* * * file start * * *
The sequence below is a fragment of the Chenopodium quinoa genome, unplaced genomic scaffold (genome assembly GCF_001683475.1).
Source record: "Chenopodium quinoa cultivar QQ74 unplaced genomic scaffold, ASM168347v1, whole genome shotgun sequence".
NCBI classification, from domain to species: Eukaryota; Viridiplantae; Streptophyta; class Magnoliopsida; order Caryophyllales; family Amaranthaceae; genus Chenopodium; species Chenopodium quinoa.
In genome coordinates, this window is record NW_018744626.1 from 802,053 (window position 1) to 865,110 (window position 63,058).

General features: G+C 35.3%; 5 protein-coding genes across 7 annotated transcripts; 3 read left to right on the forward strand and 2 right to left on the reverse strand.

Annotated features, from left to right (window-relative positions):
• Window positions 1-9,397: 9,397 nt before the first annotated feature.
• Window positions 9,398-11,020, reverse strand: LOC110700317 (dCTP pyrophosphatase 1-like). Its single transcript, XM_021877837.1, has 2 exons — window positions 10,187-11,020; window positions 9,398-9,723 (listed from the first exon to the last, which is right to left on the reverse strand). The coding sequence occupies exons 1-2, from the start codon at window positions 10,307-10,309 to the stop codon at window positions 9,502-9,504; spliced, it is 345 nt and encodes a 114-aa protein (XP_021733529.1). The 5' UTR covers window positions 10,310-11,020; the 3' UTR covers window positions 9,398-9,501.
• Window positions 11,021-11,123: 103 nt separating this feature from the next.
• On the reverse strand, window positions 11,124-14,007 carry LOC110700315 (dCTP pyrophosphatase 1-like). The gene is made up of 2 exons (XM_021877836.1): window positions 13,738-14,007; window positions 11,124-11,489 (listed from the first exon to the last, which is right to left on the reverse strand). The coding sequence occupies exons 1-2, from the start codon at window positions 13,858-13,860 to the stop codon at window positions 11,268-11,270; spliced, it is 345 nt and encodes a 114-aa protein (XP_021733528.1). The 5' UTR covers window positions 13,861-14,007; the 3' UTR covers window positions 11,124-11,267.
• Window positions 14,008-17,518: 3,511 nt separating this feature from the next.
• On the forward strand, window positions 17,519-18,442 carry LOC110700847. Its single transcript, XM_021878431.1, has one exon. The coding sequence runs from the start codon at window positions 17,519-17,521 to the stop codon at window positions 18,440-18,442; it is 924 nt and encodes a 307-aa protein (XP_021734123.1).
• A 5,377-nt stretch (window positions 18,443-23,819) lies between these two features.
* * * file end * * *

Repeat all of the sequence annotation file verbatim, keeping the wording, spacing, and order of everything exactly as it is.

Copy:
The sequence below is a fragment of the Chenopodium quinoa genome, unplaced genomic scaffold (genome assembly GCF_001683475.1).
Source record: "Chenopodium quinoa cultivar QQ74 unplaced genomic scaffold, ASM168347v1, whole genome shotgun sequence".
NCBI classification, from domain to species: Eukaryota; Viridiplantae; Streptophyta; class Magnoliopsida; order Caryophyllales; family Amaranthaceae; genus Chenopodium; species Chenopodium quinoa.
In genome coordinates, this window is record NW_018744626.1 from 802,053 (window position 1) to 865,110 (window position 63,058).

General features: G+C 35.3%; 5 protein-coding genes across 7 annotated transcripts; 3 read left to right on the forward strand and 2 right to left on the reverse strand.

Annotated features, from left to right (window-relative positions):
• Window positions 1-9,397: 9,397 nt before the first annotated feature.
• Window positions 9,398-11,020, reverse strand: LOC110700317 (dCTP pyrophosphatase 1-like). Its single transcript, XM_021877837.1, has 2 exons — window positions 10,187-11,020; window positions 9,398-9,723 (listed from the first exon to the last, which is right to left on the reverse strand). The coding sequence occupies exons 1-2, from the start codon at window positions 10,307-10,309 to the stop codon at window positions 9,502-9,504; spliced, it is 345 nt and encodes a 114-aa protein (XP_021733529.1). The 5' UTR covers window positions 10,310-11,020; the 3' UTR covers window positions 9,398-9,501.
• Window positions 11,021-11,123: 103 nt separating this feature from the next.
• On the reverse strand, window positions 11,124-14,007 carry LOC110700315 (dCTP pyrophosphatase 1-like). The gene is made up of 2 exons (XM_021877836.1): window positions 13,738-14,007; window positions 11,124-11,489 (listed from the first exon to the last, which is right to left on the reverse strand). The coding sequence occupies exons 1-2, from the start codon at window positions 13,858-13,860 to the stop codon at window positions 11,268-11,270; spliced, it is 345 nt and encodes a 114-aa protein (XP_021733528.1). The 5' UTR covers window positions 13,861-14,007; the 3' UTR covers window positions 11,124-11,267.
• Window positions 14,008-17,518: 3,511 nt separating this feature from the next.
• On the forward strand, window positions 17,519-18,442 carry LOC110700847. Its single transcript, XM_021878431.1, has one exon. The coding sequence runs from the start codon at window positions 17,519-17,521 to the stop codon at window positions 18,440-18,442; it is 924 nt and encodes a 307-aa protein (XP_021734123.1).
• A 5,377-nt stretch (window positions 18,443-23,819) lies between these two features.